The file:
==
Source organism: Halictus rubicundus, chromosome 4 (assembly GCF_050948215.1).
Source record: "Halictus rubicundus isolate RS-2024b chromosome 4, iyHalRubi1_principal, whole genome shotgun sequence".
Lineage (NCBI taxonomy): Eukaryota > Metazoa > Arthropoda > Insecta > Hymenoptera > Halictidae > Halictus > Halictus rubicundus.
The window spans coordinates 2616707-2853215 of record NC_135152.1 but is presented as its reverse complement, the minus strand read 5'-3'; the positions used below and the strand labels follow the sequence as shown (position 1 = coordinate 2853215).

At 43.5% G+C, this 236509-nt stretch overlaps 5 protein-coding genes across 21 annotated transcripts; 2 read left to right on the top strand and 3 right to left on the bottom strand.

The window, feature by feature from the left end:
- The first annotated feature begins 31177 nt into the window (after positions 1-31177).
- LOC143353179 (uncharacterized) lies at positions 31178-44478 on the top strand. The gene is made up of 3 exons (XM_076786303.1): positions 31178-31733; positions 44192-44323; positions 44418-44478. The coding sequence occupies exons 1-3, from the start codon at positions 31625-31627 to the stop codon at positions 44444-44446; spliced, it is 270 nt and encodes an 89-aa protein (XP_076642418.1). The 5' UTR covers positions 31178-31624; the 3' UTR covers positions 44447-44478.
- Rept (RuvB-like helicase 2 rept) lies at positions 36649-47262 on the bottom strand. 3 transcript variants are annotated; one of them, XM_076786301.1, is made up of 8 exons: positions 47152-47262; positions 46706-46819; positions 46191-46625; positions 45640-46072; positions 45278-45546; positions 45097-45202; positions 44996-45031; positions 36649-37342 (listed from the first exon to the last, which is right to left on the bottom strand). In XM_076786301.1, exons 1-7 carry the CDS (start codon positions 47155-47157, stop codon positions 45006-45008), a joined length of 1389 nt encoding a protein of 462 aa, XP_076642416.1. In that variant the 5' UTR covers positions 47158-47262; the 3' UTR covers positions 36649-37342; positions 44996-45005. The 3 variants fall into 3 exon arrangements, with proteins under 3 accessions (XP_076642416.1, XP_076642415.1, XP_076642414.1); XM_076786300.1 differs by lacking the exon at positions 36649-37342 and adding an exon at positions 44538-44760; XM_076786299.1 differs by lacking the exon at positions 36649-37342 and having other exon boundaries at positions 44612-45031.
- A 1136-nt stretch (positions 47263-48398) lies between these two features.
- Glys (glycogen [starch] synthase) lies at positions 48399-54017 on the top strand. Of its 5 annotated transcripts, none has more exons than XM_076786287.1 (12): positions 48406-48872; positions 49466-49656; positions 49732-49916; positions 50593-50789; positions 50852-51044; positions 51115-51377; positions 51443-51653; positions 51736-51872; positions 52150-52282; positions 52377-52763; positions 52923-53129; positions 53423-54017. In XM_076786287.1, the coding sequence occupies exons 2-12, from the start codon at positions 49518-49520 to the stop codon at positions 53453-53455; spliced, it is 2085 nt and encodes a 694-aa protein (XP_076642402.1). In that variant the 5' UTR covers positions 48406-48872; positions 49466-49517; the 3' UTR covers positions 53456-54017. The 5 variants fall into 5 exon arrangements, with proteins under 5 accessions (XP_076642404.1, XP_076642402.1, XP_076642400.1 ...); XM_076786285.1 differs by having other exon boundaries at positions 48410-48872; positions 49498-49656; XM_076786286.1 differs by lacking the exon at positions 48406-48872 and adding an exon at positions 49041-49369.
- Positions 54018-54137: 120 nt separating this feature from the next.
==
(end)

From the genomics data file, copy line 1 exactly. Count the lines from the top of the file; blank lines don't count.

Source organism: Halictus rubicundus, chromosome 4 (assembly GCF_050948215.1).